Trigger (heh) warning. Hang on Baby Jesus, this is gonna get bumpy. You have been trigger (heh) warned.
Here we go… My Google feed is finally getting around to figuring out that I’m a little more interested in bicycle news than today’s ignorant liberal political rubbish. So what did my Google feed crap out at me? Liberal bicycle political rubbish. Dammit.
The second paragraph gets right into it:
In all the excitement to proclaim bicycles the answer to congested roads, polluted city air and our own health, the materials used to manufacture those bikes often get overlooked.
Now, if you’ve been following this blog for any length of time, I predicted this years ago. My one mistake was in a lack of understanding why and it’s the why that’s important. The author goes immediately into explaining why we shouldn’t be riding on a carbon fiber frame, and then why we should choose bamboo in its stead.
Here is a photo of the bike, and I use that term loosely, used to showcase bamboo bikes for the article:
What an ugly, misshapen piece of junk… and she only paid $835 to build it.
What’s interesting is the amount of deception (or perhaps it’s ignorance but I have my doubts) the author uses to frame his argument. For example:
It’s also incredibly wasteful. Most people replace a racing bike every three years, adding to carbon fiber scrap, says James Marr, founder of the Bamboo Bicycle Club and a former wind turbine engineer.
Did you get that? A wind turbine engineer? Windmill anyone?
Personally, I own two carbon fiber bikes, a 2013 and a 1999 and my wife owns a 2014… Let’s see, my buddy Mike, a 2003 and a 2014… The point is, I know of only three carbon fiber frames, warrantee claims all, that were ever discarded between all of my friends (and we’re talking upwards of 20 friends and dozens of bikes) and none were as soon as three years. The statement simply doesn’t make sense. Who would scrap a $2,000 to $10,000 (frame value from $1,500 to $7,000) bike in a few years? Folks, nobody – and I mean nobody, scraps a bike every three years, let alone most people. The average lifespan of a carbon frame is better than steel or titanium and vastly longer than aluminum.
Maybe we should look at the source of that data, though… the founder of the Bamboo Bicycle Club. Now, I could see getting rid of that bamboo piece of junk in the photo above after a few days but there’s no way I’d give up my Venge or my 5200. Even if I did, I’d sell the frame off rather than scrap it! To suggest otherwise is one of two things, disingenuous or dishonest. Take your pick.
Look, I could bother with going through the rest of the article but the whole thing leans in that particular direction – disinformation from tree huggin’ hippies which leads us to the obvious conclusion that we should be using bamboo to build our bikes as long as we “rel[y] on production standards, for example avoiding the use of chemical fertilizers or pesticides, and ensuring natural forest is not cleared for plantations.”
Okay, so as long as we don’t use a method that creates reliable bamboo and we grow it on the moon, we’re good… We’ll just gloss over, for now, the urethane coating used to shine up the bamboo on that ugly bastard in the photo above, and the epoxy used to lash the pieces of bamboo together. I’m sure they’re produced from iceberg lettuce fibers or something.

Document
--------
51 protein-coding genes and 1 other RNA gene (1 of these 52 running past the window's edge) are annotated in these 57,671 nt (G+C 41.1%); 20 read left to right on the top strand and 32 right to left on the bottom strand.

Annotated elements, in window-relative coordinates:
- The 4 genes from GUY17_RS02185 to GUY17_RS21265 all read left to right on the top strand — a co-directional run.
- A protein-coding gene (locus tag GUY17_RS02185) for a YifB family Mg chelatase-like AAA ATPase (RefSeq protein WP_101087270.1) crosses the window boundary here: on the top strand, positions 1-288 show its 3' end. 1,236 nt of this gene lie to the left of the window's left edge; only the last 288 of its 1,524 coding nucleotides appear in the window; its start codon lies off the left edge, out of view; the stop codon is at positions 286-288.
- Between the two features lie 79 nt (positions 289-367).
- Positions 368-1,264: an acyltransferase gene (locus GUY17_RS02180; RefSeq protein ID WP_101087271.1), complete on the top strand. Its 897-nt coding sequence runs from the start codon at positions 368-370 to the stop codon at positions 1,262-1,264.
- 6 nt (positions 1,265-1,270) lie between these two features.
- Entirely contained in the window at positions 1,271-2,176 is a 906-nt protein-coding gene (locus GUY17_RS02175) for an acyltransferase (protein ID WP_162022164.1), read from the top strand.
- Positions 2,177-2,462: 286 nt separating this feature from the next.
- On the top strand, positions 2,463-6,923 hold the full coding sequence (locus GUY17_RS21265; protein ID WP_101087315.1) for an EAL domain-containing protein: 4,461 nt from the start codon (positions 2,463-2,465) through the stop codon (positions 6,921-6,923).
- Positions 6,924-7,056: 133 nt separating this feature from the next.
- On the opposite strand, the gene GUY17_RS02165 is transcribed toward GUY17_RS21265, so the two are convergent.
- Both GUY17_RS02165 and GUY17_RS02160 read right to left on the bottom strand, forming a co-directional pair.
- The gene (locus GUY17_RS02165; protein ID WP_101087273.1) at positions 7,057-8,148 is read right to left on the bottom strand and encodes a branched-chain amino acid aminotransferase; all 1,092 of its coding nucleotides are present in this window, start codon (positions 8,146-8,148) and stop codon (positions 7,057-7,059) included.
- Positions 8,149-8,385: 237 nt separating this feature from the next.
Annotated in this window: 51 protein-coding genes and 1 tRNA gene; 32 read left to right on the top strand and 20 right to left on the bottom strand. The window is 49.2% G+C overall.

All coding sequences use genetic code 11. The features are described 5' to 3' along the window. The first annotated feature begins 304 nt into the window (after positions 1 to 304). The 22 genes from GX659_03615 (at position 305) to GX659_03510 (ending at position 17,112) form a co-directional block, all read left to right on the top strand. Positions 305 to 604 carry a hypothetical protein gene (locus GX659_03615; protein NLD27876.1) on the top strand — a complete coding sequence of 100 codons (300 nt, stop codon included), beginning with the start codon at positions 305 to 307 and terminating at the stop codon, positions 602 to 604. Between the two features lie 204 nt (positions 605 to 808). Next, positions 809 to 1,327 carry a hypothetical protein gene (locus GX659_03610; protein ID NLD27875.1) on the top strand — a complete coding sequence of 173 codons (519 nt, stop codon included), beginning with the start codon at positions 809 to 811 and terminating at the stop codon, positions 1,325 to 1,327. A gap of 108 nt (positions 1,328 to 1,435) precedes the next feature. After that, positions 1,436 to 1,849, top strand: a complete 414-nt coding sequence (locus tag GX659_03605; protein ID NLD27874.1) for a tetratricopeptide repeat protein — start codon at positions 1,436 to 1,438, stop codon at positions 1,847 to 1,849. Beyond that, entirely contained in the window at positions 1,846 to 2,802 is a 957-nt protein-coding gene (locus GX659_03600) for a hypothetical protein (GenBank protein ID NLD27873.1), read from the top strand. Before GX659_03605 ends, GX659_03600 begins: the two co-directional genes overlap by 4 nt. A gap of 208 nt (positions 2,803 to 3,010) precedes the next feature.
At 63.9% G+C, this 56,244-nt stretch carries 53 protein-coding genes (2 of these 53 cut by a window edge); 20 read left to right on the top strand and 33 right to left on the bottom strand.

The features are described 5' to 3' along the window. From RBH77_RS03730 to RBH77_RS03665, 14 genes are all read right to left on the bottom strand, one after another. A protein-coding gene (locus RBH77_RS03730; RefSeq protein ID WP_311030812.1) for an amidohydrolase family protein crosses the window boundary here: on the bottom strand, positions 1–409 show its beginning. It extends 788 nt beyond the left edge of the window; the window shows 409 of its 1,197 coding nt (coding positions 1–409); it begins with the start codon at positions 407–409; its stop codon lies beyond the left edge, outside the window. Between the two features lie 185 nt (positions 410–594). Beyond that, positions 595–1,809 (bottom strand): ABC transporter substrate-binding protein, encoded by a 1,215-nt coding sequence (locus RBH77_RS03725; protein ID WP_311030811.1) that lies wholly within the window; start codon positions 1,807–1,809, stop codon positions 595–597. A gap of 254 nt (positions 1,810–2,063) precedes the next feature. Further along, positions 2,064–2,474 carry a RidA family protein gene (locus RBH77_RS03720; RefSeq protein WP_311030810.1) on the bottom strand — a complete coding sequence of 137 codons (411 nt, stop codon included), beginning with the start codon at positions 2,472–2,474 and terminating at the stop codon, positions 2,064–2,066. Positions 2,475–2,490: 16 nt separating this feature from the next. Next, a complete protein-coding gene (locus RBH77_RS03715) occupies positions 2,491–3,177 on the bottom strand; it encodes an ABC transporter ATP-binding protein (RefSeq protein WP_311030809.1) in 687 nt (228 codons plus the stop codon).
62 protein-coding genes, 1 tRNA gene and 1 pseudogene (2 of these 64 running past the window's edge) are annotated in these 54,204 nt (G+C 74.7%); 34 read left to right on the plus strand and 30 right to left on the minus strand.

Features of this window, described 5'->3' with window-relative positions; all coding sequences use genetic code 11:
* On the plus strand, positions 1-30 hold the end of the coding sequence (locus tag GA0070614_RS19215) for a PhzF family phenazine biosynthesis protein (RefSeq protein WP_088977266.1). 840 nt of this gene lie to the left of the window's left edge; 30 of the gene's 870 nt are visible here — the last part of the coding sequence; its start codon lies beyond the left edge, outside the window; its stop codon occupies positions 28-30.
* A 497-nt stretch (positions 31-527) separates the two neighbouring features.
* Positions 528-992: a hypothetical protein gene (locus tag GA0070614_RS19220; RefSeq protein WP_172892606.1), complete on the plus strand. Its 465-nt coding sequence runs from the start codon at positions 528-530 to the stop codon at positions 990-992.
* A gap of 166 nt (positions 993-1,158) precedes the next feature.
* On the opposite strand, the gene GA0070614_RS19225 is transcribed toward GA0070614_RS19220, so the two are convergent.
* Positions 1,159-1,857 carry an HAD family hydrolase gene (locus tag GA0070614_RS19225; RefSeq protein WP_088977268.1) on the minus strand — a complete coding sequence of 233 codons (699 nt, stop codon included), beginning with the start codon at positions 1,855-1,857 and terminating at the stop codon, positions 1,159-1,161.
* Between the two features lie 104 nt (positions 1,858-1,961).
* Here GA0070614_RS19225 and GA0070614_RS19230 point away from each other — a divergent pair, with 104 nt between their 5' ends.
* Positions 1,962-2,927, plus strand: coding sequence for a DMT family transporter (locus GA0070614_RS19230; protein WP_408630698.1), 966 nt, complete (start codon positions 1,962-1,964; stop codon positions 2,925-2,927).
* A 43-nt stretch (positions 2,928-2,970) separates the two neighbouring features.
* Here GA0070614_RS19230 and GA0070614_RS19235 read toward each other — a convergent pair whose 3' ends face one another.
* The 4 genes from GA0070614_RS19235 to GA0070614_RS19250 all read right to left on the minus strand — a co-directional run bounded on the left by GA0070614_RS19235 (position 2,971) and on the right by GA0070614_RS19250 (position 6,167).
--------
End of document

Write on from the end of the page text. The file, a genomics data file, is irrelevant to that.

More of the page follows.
SO, in conclusion, the hipster author of the article wants us to ride ugly, creaky, slow, impossibly heavy bikes that will have a shelf-life a quarter that of a carbon fiber bike because? Anyone? Bueller? Because some people can’t be happy unless they’re making everyone else miserable with their restrictive, fascist ideas of how everyone else should live. Too harsh? Let’s dig a little deeper, shall we?
Hipsters these days are nothing special, nor are they creative. They simply like to come up with ways to make a name for themselves by pointing out how everyone else should live, thereby proving that, because they can see the intricacies in their ideas, they are better than you.
Because Tom can see that making a bike out of carbon fiber is a messy process, even though carbon bikes are vastly safer than that homemade piece of shit shown above (especially at 60 mph), we should all ride in a way that Tom sees fit (slow, with no excitement whatsoever) so we can all be “sustainable” and sit by the bamboo bike bonfire singing kumbaya. He’s smart, after all, and we should all bend to his will because he is. The fact that he’s willing to bend the truth to prove it is just a bonus.
My friends, do the opposite of what the author of that article proposes. Go out and buy the most expensive, lightest carbon fiber (or steel, or aluminum, or titanium) bike you can reasonably afford and ride the wheels off of it. Not to get groceries or to save gas or CO2 (which you exhale with every second or third pedal stroke), though feel free, but ride a bike because it’s fun. If you want to play Don Quixote with global warming, go right ahead, but don’t make the mistake of thinking you’re better than anyone else for that choice…
My middle finger to do-gooder tree huggin’ hippies? Not quite, they’re not that important.
I would have to kick my own ass if I were pretentious enough to suggest we should all be building bikes out of bamboo. People who consistently seek to influence others, bending reality and truth in the process, should be teased often and repeatedly, relegated to the lower levels of human existence. They are naval lint. They are a vile, fun-hating group.
So, from all of us fun-loving, happy people to you; do shut it.
This has been a public service announcement.